Humpback whales lunge toward California tour boat in shocking video

A pair of humpback whales put on a jaw-dropping display as they lunged for food right in front of a California tour boat in Monterey Bay last week. Whale watchers whipped out their smartphones to capture video of the incredible display, which some called "thrilling."

The humpback whales, which were feeding on anchovies at the time, leaped out of the water "very close to the boat," tour agency Princess Monterey Whale Watching described in a Facebook post. According to SFGate, the whales were within "arm's reach" of the boat — one even briefly grazed its side.

"Often it happens underwater so we don't even get to see it," Randy Straka, a photographer with the tour company, told the news site. "We don't see that very often at all actually."

Humpback whales are a protected species in the U.S. They can weigh up to 40 tons and grow 60 feet long, according to the National Oceanic and Atmospheric Administration (NOAA). The "big-winged" whales are a popular kind for whale watchers, as they are often very active, especially in the summer months as they store up blubber for the winter.

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"They are often surface active, jumping out of the water and slapping the surface with their pectoral fins or tails," the NOAA said.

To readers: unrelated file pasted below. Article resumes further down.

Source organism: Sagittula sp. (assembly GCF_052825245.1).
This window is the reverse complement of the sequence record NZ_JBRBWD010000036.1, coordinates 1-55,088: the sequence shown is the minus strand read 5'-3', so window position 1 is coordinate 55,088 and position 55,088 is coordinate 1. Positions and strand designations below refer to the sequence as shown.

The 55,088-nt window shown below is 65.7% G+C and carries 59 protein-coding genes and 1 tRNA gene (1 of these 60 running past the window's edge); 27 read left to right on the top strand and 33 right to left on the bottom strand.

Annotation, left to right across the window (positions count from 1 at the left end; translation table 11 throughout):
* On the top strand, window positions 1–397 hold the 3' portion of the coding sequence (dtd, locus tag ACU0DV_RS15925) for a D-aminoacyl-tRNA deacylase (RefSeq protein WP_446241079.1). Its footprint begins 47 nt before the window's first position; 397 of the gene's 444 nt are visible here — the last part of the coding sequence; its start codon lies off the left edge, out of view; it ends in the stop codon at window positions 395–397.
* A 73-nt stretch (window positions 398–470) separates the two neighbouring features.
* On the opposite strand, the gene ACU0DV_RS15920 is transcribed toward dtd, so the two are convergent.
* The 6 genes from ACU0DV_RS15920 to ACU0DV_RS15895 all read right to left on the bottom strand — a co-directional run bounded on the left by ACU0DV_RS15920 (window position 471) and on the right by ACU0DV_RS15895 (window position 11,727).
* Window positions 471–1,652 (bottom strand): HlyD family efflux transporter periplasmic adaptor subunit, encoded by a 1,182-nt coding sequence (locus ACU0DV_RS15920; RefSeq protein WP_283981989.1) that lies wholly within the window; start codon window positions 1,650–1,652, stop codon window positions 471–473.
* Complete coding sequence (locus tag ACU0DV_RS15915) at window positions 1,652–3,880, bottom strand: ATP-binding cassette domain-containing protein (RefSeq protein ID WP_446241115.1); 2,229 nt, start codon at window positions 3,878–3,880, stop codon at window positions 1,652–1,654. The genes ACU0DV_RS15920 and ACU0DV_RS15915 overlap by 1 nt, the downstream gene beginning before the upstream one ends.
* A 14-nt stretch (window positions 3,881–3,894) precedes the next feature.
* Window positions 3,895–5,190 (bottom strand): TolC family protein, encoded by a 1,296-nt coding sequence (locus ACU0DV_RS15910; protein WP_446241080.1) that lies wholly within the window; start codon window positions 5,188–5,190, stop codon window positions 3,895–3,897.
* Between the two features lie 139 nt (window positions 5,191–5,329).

The large whales feed on various types of small fish and shrimp-like krill, which they trap at the surface.

"Once the fish are corralled and pushed toward the surface, the whales lunge upward through the bubble net with open mouths engulfing their prey," the NOAA explained. "Different groups of humpback whales use other bubble structures in similar ways, though, there appears to be regional 'specializations' in bubble-feeding behavior among populations."

It's a beautiful sight — especially when you're up close.

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A video of the Princess Monterey Whale Watching group's recent excursion was posted online July 13 and has already been viewed more than 5,000 times. Dozens of people commented on the wild scene.

"Oh my gosh, so close to the boat. My heart would have stopped or at least skipped a beat," one Facebook user wrote.

"It seems like they enjoy putting on a show!" another exclaimed.

"So close - is there risk of injuring them?" one user asked.

"The boats engines are in neutral and drifting when the whales approach that closely. They are very aware of their surroundings and know the boat is there so they are fine," Princess Monterey Whale Watching explained, adding that they wait for the whales to move a safe distance away before starting the engine again.

Jennifer Earl is an SEO editor for Fox News. Follow her on Twitter @jenearlyspeakin.